Source: Rutter, M., & O’Connor, T.G. (2004). Are there biological programming effects for psychological development? Findings from a study of Romanian adoptees. Developmental Psychology. 40.1, 81-94.
Problem: “The key question is whether, given the high quality of the later environment,
there were any persisting sequelae (among Romanian orphans who were later adopted into British homes) and, if there were, to what they might be due.” (p.81)
Procedure: The researchers began this study with an examination of a selection of children who lived in the difficult and challenging conditions presented in a number of Romanian orphanages from birth to ages four and five. The basic premise of their study was that these children, who were adopted out of these orphanages and into middle-class British homes, made an appropriate group of test subjects for research into what, if any, effect(s) the difficult conditions in which they lived for their first few years of life would have on their development and behavior in adolescence and adulthood after they were adopted. The researchers considered three possible mediators for persisting psychosocial adversity (i.e.- developmental and/or behavioral issues) among the Romanian adoptees. The first was that ongoing psychosocial adversity, if it was demonstrated, was a result of current conditions in their new environments; the second was that early-age cognitive processing either would or would not allow children to process and adapt to their early environments in positive ways; the third was that early adversity would bring about lasting physiological, psychological, and developmental changes that would make it impossible (or at least less likely) for these adoptees to avoid psychosocial adversity later in life. The researchers posited several hypotheses based on these three factors, with the aim of determining whether any of the three appeared to provide an adequate explanation for the presence or lack of post-adoption psychosocial adversity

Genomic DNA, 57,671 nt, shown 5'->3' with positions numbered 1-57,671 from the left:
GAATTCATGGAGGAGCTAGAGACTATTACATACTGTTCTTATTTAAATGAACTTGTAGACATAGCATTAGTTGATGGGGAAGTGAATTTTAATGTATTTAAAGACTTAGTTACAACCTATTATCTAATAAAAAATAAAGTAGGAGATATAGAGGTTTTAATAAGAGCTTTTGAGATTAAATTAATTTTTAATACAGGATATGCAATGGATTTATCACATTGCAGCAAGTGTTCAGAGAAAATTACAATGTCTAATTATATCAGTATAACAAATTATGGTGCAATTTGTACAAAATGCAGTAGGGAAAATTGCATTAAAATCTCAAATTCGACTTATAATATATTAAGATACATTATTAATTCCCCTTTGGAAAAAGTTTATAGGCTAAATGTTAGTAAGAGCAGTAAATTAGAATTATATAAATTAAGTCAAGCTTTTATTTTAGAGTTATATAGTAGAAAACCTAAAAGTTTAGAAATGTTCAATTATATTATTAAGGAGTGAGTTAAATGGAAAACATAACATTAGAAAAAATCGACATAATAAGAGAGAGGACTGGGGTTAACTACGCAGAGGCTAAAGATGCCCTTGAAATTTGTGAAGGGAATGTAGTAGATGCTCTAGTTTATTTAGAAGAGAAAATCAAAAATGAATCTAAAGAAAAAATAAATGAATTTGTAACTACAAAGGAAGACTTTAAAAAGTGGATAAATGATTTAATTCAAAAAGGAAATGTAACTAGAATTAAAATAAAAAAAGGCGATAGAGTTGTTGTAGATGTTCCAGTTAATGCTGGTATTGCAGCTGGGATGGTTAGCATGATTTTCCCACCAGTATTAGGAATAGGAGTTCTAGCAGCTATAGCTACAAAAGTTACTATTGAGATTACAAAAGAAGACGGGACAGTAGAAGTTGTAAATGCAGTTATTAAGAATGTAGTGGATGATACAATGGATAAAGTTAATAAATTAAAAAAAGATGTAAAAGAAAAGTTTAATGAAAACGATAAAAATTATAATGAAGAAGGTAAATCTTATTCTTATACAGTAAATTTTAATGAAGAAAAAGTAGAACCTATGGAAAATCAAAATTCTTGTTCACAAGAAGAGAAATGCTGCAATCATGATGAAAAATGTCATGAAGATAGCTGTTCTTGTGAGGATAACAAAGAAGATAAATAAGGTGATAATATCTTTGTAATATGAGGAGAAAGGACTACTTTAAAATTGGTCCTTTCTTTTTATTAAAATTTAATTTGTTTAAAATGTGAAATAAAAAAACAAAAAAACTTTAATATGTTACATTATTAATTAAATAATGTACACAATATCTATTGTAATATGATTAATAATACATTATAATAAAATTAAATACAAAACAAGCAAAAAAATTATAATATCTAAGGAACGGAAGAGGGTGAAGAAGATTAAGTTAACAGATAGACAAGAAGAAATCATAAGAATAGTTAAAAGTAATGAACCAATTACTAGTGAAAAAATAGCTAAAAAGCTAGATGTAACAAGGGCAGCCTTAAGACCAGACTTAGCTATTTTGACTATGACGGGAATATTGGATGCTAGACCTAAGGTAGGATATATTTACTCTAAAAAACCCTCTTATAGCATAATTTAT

In order to test their premises, the researchers drew from the “324 children adopted into UK families (from other countries) between February 1990 and September 1992” (p.84). Of this pool, 144 children were selected who had lived “in very depriving institutions and who were adopted into UK families at various ages up to 42 months” (p.84). The comparison sample consisted of 54 UK-born children who had been adopted at or near birth into UK families. The study considered a number of developmental measures, including physical measurements of height and weight at birth and at the time of the study, as well as information available about each child’s height and weight at various points in between. A number of psychological tests were administered as well, primarily intended to assess the existence of attachment disorders and psychological development disorders.
Findings: the study concluded that there was a strong association between early deprivation and poor physical, cognitive, and psychological development after adoption. The researchers found that most of the children demonstrated a “catch-up” (p.89) period in the first few years of life in their new homes where they tended to make notable improvements both physically and psychologically. This catch-up period seemed to last an average of 2-2.5 years, with any subsequently-remaining physical, psychological, or cognitive deficits appearing to become permanent.
The researchers concluded that early deprivation was an accurate determinant of lasting physiological and psychological adversity, and that subsequent environmental improvements were not adequate for completely reversing the damage of such early deprivation. Reaction: This study seems to demonstrate in very clear terms how important the first few years of life are in terms of physical and psychological development. When adverse conditions exist in this period of life, the damage can be severe, and regardless of whether later conditions are less adverse, much of the damage done in early childhood cannot be overcome or reversed.